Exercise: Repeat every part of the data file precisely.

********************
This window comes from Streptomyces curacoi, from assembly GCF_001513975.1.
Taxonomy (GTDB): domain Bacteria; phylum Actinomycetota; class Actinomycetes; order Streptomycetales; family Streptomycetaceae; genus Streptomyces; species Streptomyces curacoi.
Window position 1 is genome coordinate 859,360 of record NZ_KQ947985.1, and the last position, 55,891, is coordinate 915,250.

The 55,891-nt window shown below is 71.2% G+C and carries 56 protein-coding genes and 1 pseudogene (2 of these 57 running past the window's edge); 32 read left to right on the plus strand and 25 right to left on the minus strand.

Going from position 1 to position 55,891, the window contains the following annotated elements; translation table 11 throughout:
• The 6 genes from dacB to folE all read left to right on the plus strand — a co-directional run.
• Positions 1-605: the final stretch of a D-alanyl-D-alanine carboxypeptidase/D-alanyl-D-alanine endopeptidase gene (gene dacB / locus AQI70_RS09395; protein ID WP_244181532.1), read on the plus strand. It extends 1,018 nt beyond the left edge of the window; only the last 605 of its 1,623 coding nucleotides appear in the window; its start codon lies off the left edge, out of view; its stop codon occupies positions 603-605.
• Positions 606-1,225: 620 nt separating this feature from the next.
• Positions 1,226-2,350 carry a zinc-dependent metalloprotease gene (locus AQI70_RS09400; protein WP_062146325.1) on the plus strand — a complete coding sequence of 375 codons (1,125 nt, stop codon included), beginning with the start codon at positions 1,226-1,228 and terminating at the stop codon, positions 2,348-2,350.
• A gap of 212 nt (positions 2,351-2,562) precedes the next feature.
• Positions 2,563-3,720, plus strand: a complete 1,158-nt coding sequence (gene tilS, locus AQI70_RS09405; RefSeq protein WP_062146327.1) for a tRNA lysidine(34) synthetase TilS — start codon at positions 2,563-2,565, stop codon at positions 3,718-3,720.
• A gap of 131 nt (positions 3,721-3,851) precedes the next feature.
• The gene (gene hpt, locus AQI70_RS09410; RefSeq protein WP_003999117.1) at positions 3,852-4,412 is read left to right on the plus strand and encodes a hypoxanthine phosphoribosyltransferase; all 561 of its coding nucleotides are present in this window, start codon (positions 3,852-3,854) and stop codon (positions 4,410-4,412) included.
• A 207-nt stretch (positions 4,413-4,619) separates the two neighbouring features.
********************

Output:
This window comes from Streptomyces curacoi, from assembly GCF_001513975.1.
Taxonomy (GTDB): domain Bacteria; phylum Actinomycetota; class Actinomycetes; order Streptomycetales; family Streptomycetaceae; genus Streptomyces; species Streptomyces curacoi.
Window position 1 is genome coordinate 859,360 of record NZ_KQ947985.1, and the last position, 55,891, is coordinate 915,250.

The 55,891-nt window shown below is 71.2% G+C and carries 56 protein-coding genes and 1 pseudogene (2 of these 57 running past the window's edge); 32 read left to right on the plus strand and 25 right to left on the minus strand.

Going from position 1 to position 55,891, the window contains the following annotated elements; translation table 11 throughout:
• The 6 genes from dacB to folE all read left to right on the plus strand — a co-directional run.
• Positions 1-605: the final stretch of a D-alanyl-D-alanine carboxypeptidase/D-alanyl-D-alanine endopeptidase gene (gene dacB / locus AQI70_RS09395; protein ID WP_244181532.1), read on the plus strand. It extends 1,018 nt beyond the left edge of the window; only the last 605 of its 1,623 coding nucleotides appear in the window; its start codon lies off the left edge, out of view; its stop codon occupies positions 603-605.
• Positions 606-1,225: 620 nt separating this feature from the next.
• Positions 1,226-2,350 carry a zinc-dependent metalloprotease gene (locus AQI70_RS09400; protein WP_062146325.1) on the plus strand — a complete coding sequence of 375 codons (1,125 nt, stop codon included), beginning with the start codon at positions 1,226-1,228 and terminating at the stop codon, positions 2,348-2,350.
• A gap of 212 nt (positions 2,351-2,562) precedes the next feature.
• Positions 2,563-3,720, plus strand: a complete 1,158-nt coding sequence (gene tilS, locus AQI70_RS09405; RefSeq protein WP_062146327.1) for a tRNA lysidine(34) synthetase TilS — start codon at positions 2,563-2,565, stop codon at positions 3,718-3,720.
• A gap of 131 nt (positions 3,721-3,851) precedes the next feature.
• The gene (gene hpt, locus AQI70_RS09410; RefSeq protein WP_003999117.1) at positions 3,852-4,412 is read left to right on the plus strand and encodes a hypoxanthine phosphoribosyltransferase; all 561 of its coding nucleotides are present in this window, start codon (positions 3,852-3,854) and stop codon (positions 4,410-4,412) included.
• A 207-nt stretch (positions 4,413-4,619) separates the two neighbouring features.